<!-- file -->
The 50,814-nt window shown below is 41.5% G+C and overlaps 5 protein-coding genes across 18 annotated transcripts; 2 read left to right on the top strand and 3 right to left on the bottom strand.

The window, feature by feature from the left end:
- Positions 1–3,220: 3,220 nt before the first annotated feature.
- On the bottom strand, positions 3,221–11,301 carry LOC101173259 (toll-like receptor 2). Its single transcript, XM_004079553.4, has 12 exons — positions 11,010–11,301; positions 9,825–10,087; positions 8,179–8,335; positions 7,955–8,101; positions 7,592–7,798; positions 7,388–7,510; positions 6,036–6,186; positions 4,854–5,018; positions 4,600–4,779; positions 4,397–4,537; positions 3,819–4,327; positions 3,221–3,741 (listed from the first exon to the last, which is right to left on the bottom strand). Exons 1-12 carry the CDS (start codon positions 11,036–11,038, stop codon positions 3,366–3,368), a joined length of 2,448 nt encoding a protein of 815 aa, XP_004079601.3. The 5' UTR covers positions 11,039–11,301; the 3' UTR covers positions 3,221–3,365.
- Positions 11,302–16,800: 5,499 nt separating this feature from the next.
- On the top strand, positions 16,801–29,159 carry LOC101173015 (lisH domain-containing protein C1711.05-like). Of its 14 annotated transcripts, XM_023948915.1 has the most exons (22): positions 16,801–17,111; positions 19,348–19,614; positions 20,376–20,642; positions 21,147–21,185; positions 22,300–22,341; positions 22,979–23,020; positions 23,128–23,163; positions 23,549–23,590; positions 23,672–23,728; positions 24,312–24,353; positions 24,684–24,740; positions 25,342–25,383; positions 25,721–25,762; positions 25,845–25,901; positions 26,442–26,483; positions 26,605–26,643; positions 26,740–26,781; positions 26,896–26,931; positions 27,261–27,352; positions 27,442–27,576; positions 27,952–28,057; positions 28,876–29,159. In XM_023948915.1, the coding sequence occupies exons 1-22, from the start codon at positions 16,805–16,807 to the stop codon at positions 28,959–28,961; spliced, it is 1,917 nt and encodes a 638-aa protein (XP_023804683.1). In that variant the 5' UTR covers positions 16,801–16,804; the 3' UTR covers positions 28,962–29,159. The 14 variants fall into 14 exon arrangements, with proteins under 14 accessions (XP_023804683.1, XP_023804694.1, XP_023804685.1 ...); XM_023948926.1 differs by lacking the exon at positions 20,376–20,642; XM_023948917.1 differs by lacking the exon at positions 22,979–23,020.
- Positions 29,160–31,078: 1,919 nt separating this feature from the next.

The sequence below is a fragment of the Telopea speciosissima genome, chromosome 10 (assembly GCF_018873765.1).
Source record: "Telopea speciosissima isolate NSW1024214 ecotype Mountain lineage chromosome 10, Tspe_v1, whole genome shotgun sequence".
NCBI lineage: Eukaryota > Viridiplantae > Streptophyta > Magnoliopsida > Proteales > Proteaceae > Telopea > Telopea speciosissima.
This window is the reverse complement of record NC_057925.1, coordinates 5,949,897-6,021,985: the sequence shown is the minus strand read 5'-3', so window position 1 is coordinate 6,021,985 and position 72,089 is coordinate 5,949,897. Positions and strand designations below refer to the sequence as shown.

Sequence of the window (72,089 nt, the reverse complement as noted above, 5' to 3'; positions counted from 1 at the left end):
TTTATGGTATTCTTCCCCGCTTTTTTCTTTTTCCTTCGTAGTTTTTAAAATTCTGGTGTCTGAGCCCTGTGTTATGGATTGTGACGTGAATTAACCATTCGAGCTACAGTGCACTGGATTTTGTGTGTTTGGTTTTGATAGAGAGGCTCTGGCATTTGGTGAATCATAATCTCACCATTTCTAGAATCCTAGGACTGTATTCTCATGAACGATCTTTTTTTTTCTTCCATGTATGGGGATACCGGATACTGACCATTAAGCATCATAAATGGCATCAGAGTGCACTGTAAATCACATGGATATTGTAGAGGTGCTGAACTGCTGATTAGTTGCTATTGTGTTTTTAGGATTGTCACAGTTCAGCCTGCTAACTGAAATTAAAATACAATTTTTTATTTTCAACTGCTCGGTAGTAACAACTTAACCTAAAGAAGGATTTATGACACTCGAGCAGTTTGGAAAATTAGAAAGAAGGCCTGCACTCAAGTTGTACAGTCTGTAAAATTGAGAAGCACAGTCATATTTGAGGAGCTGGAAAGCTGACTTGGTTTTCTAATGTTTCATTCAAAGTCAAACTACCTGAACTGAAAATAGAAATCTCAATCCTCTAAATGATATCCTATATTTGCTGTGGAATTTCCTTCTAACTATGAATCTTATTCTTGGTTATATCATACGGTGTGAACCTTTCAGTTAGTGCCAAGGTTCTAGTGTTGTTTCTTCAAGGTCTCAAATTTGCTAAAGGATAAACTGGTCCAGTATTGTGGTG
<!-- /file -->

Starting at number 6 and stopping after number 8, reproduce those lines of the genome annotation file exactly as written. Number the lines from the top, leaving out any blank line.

- On the top strand, positions 16,801–29,159 carry LOC101173015 (lisH domain-containing protein C1711.05-like). Of its 14 annotated transcripts, XM_023948915.1 has the most exons (22): positions 16,801–17,111; positions 19,348–19,614; positions 20,376–20,642; positions 21,147–21,185; positions 22,300–22,341; positions 22,979–23,020; positions 23,128–23,163; positions 23,549–23,590; positions 23,672–23,728; positions 24,312–24,353; positions 24,684–24,740; positions 25,342–25,383; positions 25,721–25,762; positions 25,845–25,901; positions 26,442–26,483; positions 26,605–26,643; positions 26,740–26,781; positions 26,896–26,931; positions 27,261–27,352; positions 27,442–27,576; positions 27,952–28,057; positions 28,876–29,159. In XM_023948915.1, the coding sequence occupies exons 1-22, from the start codon at positions 16,805–16,807 to the stop codon at positions 28,959–28,961; spliced, it is 1,917 nt and encodes a 638-aa protein (XP_023804683.1). In that variant the 5' UTR covers positions 16,801–16,804; the 3' UTR covers positions 28,962–29,159. The 14 variants fall into 14 exon arrangements, with proteins under 14 accessions (XP_023804683.1, XP_023804694.1, XP_023804685.1 ...); XM_023948926.1 differs by lacking the exon at positions 20,376–20,642; XM_023948917.1 differs by lacking the exon at positions 22,979–23,020.
- Positions 29,160–31,078: 1,919 nt separating this feature from the next.

The sequence below is a fragment of the Telopea speciosissima genome, chromosome 10 (assembly GCF_018873765.1).